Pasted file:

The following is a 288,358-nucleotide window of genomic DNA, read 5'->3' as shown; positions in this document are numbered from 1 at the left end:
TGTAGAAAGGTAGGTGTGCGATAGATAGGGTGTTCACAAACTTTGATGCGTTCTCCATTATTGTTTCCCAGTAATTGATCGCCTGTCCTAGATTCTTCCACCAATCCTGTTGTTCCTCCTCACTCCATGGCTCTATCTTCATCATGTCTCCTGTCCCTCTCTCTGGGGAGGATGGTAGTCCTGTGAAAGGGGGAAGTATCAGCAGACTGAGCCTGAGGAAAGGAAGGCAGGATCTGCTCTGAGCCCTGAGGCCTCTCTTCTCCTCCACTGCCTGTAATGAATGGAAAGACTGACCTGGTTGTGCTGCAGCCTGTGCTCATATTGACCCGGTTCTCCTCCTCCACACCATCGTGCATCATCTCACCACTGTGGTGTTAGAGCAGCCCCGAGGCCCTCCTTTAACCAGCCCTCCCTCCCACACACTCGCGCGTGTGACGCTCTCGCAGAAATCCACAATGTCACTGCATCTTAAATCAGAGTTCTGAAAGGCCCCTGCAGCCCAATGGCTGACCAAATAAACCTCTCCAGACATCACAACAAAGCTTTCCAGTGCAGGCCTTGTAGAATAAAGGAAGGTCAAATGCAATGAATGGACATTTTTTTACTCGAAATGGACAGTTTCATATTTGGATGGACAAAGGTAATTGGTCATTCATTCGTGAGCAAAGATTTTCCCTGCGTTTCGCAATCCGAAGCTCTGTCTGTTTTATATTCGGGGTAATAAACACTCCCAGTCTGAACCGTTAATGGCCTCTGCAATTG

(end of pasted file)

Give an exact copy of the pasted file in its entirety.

The following is a 288,358-nucleotide window of genomic DNA, read 5'->3' as shown; positions in this document are numbered from 1 at the left end:
TGTAGAAAGGTAGGTGTGCGATAGATAGGGTGTTCACAAACTTTGATGCGTTCTCCATTATTGTTTCCCAGTAATTGATCGCCTGTCCTAGATTCTTCCACCAATCCTGTTGTTCCTCCTCACTCCATGGCTCTATCTTCATCATGTCTCCTGTCCCTCTCTCTGGGGAGGATGGTAGTCCTGTGAAAGGGGGAAGTATCAGCAGACTGAGCCTGAGGAAAGGAAGGCAGGATCTGCTCTGAGCCCTGAGGCCTCTCTTCTCCTCCACTGCCTGTAATGAATGGAAAGACTGACCTGGTTGTGCTGCAGCCTGTGCTCATATTGACCCGGTTCTCCTCCTCCACACCATCGTGCATCATCTCACCACTGTGGTGTTAGAGCAGCCCCGAGGCCCTCCTTTAACCAGCCCTCCCTCCCACACACTCGCGCGTGTGACGCTCTCGCAGAAATCCACAATGTCACTGCATCTTAAATCAGAGTTCTGAAAGGCCCCTGCAGCCCAATGGCTGACCAAATAAACCTCTCCAGACATCACAACAAAGCTTTCCAGTGCAGGCCTTGTAGAATAAAGGAAGGTCAAATGCAATGAATGGACATTTTTTTACTCGAAATGGACAGTTTCATATTTGGATGGACAAAGGTAATTGGTCATTCATTCGTGAGCAAAGATTTTCCCTGCGTTTCGCAATCCGAAGCTCTGTCTGTTTTATATTCGGGGTAATAAACACTCCCAGTCTGAACCGTTAATGGCCTCTGCAATTG